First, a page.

If you'd like, post a suitable thread title and I'll start a separate thread under that title.

Stonkey
06-08-2010, 08:50 AM
Hi Saxon,
Thanks for your reply. To answer your question re the range of the Browning 303, I don't know! as I don't think we were ever told? We used to align our 4 rear turret guns on a target at 1500 yds by removing the breach-blocks and looking down the barrels.
I never ever saw a German kite. I was 14 in 1939 when they started the war, (not my fault!) When I joined the RAF in 1943 my training lasted over a year, I started off as a WOP/AG (Wireless Operator Air Gunner) and then a straight AG as the WOP/AG was scrapped.
On finishing training etc;was posted to Bomber Command, but I got Rubella (German Measles) and was kept in isolation for 10 days. When I emerged from hospital my crew had picked up another AG and moved on. As no one wanted a sprog AG I spent most of the rest of the war in testing kites that had been repaired after being shot up during raids over the pond. I also went on trips to scatter Windows (strips of silver paper) to fool the krouts radar. I was shot at twice, by our own Navy (shoot first - ask questions later if necessary) B*******.

Stonkey.

Saxon
06-08-2010, 10:25 AM
Hi Saxon,
Thanks for your reply. To answer your question re the range of the Browning 303, I don't know! as I don't think we were ever told? We used to align our 4 rear turret guns on a target at 1500 yds by removing the breach-blocks and looking down the barrels.
I never ever saw a German kite. I was 14 in 1939 when they started the war, (not my fault!) When I joined the RAF in 1943 my training lasted over a year, I started off as a WOP/AG (Wireless Operator Air Gunner) and then a straight AG as the WOP/AG was scrapped.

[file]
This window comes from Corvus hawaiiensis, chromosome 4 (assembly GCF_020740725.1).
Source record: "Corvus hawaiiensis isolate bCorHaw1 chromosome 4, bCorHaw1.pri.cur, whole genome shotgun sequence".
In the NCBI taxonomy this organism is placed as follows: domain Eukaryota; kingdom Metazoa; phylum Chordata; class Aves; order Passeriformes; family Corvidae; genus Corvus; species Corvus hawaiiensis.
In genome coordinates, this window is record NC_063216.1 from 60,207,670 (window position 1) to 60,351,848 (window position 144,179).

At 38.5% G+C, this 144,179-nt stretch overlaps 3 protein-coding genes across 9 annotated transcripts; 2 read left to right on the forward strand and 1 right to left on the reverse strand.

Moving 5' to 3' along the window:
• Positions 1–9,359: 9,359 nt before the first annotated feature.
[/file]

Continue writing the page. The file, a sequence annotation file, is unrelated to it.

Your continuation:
On finishing training etc;was posted to Bomber Command, but I got Rubella (German Measles) and was kept in isolation for 10 days. When I emerged from hospital my crew had picked up another AG and moved on. As no one wanted a sprog AG I spent most of the rest of the war in testing kites that had been repaired after being shot up during raids over the pond. I also went on trips to scatter Windows (strips of silver paper) to fool the krouts radar. I was shot at twice, by our own Navy (shoot first - ask questions later if necessary) B*******.

Stonkey.

Hi Stonkey,

It sounds like you had a pretty good war!

It's a good job those RN lads were rubbish shots huh!

Both of my Grandfathers were part-time volunteer firemen before the war started, so they were kept in the fire brigade for the whole war. One of them in London the other in Somerset. I had at least one Great-Uncle in the BEF. He was the last one out of Dunkirk (supposedly) and I believe he survived the war.

The older I get, the more I appreciate your generation, and what you did.

Thank you for your service (Salute).
Saxon

Stonkey
06-08-2010, 10:32 AM
Aw Shucks wuz nuthing really.

Keep Smiling,
Stan.

Timbo in Oz
06-08-2010, 09:17 PM
The Polsten was issued late in WWII in the European theatre, It was a lightened and simplified (number of parts down to about 40%) Oerlikon. Initially to paras and etc. Same drum and ammo.

the Allies did not need much in the way of super good very light AAA by 1943, and what they did have was fine. The 40MM bofors L60 plus the quad and twin .5"M2HB, and later the Polsten. noting that the kerriosn predictor for the bofors L60 was very good and the LAA regiments thus far outperformed any German units.

The Germans DID need superb LAA by 1942/3.